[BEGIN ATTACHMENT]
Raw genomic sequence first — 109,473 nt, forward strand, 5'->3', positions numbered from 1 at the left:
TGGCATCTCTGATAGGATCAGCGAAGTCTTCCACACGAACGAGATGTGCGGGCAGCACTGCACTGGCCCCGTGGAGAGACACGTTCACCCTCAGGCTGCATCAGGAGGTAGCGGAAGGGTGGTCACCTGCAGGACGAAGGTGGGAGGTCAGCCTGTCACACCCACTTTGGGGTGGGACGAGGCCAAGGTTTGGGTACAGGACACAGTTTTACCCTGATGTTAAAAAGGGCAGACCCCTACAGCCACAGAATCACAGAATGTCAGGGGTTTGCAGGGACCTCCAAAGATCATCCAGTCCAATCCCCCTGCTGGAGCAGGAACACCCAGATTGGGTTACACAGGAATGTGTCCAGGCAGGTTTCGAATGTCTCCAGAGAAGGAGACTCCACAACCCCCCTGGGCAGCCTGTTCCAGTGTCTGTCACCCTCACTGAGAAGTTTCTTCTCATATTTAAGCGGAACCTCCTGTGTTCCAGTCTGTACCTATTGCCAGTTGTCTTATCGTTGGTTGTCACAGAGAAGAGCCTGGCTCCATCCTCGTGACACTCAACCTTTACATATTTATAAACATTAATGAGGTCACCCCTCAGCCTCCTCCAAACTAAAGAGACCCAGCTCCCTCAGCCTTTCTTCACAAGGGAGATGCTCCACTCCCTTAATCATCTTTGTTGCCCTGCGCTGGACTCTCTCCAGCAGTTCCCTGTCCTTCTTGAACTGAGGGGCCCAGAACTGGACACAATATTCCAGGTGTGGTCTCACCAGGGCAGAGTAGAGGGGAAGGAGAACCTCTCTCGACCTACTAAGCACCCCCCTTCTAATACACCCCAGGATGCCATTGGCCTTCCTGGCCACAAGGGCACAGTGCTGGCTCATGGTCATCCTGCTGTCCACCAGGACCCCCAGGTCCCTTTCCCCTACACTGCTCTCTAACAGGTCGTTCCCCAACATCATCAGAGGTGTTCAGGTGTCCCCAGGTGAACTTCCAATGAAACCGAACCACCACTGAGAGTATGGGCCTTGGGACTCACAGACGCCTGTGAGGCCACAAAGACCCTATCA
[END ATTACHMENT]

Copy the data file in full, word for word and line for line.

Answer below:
Raw genomic sequence first — 109,473 nt, forward strand, 5'->3', positions numbered from 1 at the left:
TGGCATCTCTGATAGGATCAGCGAAGTCTTCCACACGAACGAGATGTGCGGGCAGCACTGCACTGGCCCCGTGGAGAGACACGTTCACCCTCAGGCTGCATCAGGAGGTAGCGGAAGGGTGGTCACCTGCAGGACGAAGGTGGGAGGTCAGCCTGTCACACCCACTTTGGGGTGGGACGAGGCCAAGGTTTGGGTACAGGACACAGTTTTACCCTGATGTTAAAAAGGGCAGACCCCTACAGCCACAGAATCACAGAATGTCAGGGGTTTGCAGGGACCTCCAAAGATCATCCAGTCCAATCCCCCTGCTGGAGCAGGAACACCCAGATTGGGTTACACAGGAATGTGTCCAGGCAGGTTTCGAATGTCTCCAGAGAAGGAGACTCCACAACCCCCCTGGGCAGCCTGTTCCAGTGTCTGTCACCCTCACTGAGAAGTTTCTTCTCATATTTAAGCGGAACCTCCTGTGTTCCAGTCTGTACCTATTGCCAGTTGTCTTATCGTTGGTTGTCACAGAGAAGAGCCTGGCTCCATCCTCGTGACACTCAACCTTTACATATTTATAAACATTAATGAGGTCACCCCTCAGCCTCCTCCAAACTAAAGAGACCCAGCTCCCTCAGCCTTTCTTCACAAGGGAGATGCTCCACTCCCTTAATCATCTTTGTTGCCCTGCGCTGGACTCTCTCCAGCAGTTCCCTGTCCTTCTTGAACTGAGGGGCCCAGAACTGGACACAATATTCCAGGTGTGGTCTCACCAGGGCAGAGTAGAGGGGAAGGAGAACCTCTCTCGACCTACTAAGCACCCCCCTTCTAATACACCCCAGGATGCCATTGGCCTTCCTGGCCACAAGGGCACAGTGCTGGCTCATGGTCATCCTGCTGTCCACCAGGACCCCCAGGTCCCTTTCCCCTACACTGCTCTCTAACAGGTCGTTCCCCAACATCATCAGAGGTGTTCAGGTGTCCCCAGGTGAACTTCCAATGAAACCGAACCACCACTGAGAGTATGGGCCTTGGGACTCACAGACGCCTGTGAGGCCACAAAGACCCTATCA